Ching was another popular female pirate of the 18th century who chose to wore clothing typically for men - and she was a very successful pirate too. In fact, she was one of the world’s most powerful pirates and challenged empires including British, Qing and Portuguese. At the height of her piracy career she ruled 1,800 ships and 80,000 pirates including men, women and children. Interestingly, Ching had special rules for female captives - if anyone raped a female captive then they were sentenced to death. But her crew were allowed to take a female captive as a wife, providing they stayed faithful. Ching was later portrayed in Pirates of the Caribbean movie as ‘Mistress Ching’ - one of the nine powerful pirate lords.
Dorothy Lawrence (1896 - 1964)
Of course, we’ve all heard about the brilliant land girls who were some of the first women in the UK to adopt men’s trousers for work. But Dorothy Lawrence’s story is arguably even more extraordinary. With a burning ambition to be a war correspondent, Dorothy Lawrence managed to follow her dreams and became a journalist on the front line during World War I. In fact, she was the only known woman involved in direct warfare during this time. She had previously tried, numerous times, to join French ranks as a freelance war journalist, but was rejected. Lawrence decided the only feasible way to get in was to dress in men’s military clothing. She made friends with two British soliders in Paris and they helped her with the transformation into a male solider. They gradually smuggled in an entire British Army uniform ad taught her how to march and drill. Lawrence created her own corsets designed to flatten her figure, bulked out her shoulders with cotton wool and gave herself razor rash to complete the authentic look!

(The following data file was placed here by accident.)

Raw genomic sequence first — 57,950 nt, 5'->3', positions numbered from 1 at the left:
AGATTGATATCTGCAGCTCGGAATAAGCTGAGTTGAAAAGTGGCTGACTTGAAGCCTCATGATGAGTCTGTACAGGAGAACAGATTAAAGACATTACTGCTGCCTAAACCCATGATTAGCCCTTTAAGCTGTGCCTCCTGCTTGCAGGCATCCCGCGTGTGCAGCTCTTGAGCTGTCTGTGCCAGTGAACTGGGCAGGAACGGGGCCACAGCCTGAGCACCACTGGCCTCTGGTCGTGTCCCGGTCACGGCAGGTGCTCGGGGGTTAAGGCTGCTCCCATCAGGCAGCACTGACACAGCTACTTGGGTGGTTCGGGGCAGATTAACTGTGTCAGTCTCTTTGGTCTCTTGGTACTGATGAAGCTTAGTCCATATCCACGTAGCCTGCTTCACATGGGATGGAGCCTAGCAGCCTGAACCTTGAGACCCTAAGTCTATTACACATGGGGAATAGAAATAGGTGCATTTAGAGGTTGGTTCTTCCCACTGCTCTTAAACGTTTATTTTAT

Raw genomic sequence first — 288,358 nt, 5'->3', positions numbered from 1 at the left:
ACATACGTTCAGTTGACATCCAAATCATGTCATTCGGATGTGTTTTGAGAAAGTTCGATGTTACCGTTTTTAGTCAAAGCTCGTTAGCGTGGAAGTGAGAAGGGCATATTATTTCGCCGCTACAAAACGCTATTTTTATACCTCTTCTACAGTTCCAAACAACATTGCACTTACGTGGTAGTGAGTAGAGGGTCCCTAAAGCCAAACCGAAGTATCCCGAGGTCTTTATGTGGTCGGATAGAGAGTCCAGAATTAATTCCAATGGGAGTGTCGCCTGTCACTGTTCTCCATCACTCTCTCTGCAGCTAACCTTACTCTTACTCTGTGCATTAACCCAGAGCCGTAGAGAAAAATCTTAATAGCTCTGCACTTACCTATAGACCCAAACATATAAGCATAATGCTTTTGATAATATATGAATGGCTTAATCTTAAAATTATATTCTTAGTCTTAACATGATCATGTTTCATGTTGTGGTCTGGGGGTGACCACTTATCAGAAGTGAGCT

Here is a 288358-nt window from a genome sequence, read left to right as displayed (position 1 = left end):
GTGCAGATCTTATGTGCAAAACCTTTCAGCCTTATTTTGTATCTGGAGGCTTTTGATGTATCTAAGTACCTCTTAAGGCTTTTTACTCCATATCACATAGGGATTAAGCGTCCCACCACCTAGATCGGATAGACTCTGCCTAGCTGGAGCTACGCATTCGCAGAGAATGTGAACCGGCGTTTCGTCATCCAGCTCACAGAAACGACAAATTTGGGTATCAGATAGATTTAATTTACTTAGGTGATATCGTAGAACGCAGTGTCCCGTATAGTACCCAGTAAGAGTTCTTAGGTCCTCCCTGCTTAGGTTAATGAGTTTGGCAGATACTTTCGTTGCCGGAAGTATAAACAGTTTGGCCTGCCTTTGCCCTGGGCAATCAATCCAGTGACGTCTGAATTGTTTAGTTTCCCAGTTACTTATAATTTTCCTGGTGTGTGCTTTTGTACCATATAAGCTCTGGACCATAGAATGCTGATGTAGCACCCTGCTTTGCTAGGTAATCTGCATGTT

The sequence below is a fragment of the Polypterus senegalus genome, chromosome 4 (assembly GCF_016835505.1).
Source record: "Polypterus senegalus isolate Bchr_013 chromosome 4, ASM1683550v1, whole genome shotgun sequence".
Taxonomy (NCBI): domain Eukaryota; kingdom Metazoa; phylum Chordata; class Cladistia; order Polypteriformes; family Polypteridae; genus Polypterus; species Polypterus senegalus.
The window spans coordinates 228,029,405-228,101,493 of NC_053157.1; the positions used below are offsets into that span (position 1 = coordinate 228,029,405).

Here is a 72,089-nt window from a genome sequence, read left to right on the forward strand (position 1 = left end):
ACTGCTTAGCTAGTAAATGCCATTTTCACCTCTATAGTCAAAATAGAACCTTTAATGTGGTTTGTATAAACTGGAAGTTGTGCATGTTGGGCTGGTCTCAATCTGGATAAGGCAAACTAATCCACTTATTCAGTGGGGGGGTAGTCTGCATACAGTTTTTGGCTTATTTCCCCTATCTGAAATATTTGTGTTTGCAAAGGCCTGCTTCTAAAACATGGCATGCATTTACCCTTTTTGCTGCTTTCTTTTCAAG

When she was returning home on the ferry, she met Emily Pankhurst who asked her to lecture for the Suffragettes. Unfortunately, the War Office banned Lawrence from telling her story via talks or articles. Despite being a highly talented war correspondent, she wasn’t treated with the heroic status she deserved. She was admitted to hospital for ‘erratic behaviour’ and then to Colney Hatch Lunatic Asylum. It’s only very recently that Lawrence is getting the recognition she truly earned for her dedication to journalism.
Vesta Tilley (1864 - 1952)
Arguably one of the most famous male impersonators, Vesta Tilley was a firm favourite with Victorian music hall goers. Effectively one of the UK’s first wave of drag kings to hit the mainstream stage, Tilley simply remarked "I felt that I could express myself better if I were dressed as a boy.” As well as London. she performed all over the UK from the age of 11 and earned enough to support her whole family. Tilley was a hit with people from all walks of life - especially women and working class men. Other notable male impersonator acts of this time included Hetty King, Bessie Bellwood and Millie Hylton.
Nowadays, we’re lucky enough to live in a world where many women can wear men’s clothing without fear of capital punishment or exile. It just goes to show that throughout history, gendered clothing has played a vital role from freedom of expression to following one’s dream career. I for one celebrate these historical figures and hope there are many more to come!